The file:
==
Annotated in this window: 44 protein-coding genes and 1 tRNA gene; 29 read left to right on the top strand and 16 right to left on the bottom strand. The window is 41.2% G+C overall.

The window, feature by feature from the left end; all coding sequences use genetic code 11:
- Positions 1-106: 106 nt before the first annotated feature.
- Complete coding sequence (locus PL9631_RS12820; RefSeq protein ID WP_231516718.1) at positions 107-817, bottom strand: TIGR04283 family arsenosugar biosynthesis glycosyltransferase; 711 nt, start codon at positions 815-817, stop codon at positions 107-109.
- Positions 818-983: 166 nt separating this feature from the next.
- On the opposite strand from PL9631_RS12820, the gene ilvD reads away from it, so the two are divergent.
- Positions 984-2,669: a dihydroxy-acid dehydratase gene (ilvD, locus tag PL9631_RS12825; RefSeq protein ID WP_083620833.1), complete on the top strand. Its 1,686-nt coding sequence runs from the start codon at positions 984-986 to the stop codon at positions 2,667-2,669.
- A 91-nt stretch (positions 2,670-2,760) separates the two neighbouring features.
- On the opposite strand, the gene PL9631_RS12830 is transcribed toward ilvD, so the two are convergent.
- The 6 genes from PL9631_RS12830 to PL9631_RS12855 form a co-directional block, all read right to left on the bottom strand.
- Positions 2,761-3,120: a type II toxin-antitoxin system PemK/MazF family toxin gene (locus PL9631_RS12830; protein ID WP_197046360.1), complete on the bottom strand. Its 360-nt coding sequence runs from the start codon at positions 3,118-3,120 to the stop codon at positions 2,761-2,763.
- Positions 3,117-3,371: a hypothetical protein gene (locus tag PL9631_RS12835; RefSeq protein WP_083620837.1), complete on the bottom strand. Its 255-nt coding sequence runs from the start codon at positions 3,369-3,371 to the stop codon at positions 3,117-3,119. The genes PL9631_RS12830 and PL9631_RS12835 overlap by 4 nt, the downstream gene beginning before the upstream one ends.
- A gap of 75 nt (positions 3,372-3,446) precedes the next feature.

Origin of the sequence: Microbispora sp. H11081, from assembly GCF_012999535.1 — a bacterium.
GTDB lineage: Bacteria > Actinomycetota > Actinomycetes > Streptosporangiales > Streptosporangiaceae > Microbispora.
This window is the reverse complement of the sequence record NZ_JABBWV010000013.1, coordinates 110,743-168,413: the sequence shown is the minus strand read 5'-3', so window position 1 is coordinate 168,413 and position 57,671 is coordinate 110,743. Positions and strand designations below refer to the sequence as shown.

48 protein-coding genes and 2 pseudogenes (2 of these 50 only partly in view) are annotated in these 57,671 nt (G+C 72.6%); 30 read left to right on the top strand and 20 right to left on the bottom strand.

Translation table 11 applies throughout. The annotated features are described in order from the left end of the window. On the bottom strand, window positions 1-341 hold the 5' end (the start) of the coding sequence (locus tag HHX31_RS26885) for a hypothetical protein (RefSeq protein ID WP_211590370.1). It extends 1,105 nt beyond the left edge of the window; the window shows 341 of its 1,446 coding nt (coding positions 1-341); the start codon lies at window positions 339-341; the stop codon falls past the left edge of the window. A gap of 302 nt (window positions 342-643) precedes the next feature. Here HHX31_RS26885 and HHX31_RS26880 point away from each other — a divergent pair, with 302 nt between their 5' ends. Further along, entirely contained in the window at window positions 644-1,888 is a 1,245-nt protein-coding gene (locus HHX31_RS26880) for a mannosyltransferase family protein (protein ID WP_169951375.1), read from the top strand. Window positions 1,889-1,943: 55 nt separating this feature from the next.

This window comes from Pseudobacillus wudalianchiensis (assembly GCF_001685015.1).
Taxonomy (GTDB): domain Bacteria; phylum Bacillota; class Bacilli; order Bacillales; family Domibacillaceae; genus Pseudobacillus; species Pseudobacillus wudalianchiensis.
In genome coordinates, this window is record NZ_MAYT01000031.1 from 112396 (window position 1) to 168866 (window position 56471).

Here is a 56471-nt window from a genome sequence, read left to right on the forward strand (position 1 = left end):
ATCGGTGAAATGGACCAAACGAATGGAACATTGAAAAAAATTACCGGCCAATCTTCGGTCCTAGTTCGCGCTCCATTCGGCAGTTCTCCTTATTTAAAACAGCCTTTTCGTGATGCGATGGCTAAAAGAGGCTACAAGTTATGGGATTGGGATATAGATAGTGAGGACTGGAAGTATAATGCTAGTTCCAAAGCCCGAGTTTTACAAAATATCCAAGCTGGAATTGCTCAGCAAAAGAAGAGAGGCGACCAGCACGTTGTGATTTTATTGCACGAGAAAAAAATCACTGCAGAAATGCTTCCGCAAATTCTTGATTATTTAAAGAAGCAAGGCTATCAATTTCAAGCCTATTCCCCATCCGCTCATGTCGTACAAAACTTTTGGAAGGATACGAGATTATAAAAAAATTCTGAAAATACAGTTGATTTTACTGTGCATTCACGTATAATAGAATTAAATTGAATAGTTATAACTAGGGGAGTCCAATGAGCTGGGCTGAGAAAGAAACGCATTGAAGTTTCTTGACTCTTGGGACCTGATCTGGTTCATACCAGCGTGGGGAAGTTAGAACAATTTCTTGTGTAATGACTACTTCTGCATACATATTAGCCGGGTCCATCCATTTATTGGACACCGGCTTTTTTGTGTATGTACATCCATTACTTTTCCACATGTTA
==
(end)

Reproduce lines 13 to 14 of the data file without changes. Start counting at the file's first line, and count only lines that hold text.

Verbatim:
- A gap of 75 nt (positions 3,372-3,446) precedes the next feature.

Origin of the sequence: Microbispora sp. H11081, from assembly GCF_012999535.1 — a bacterium.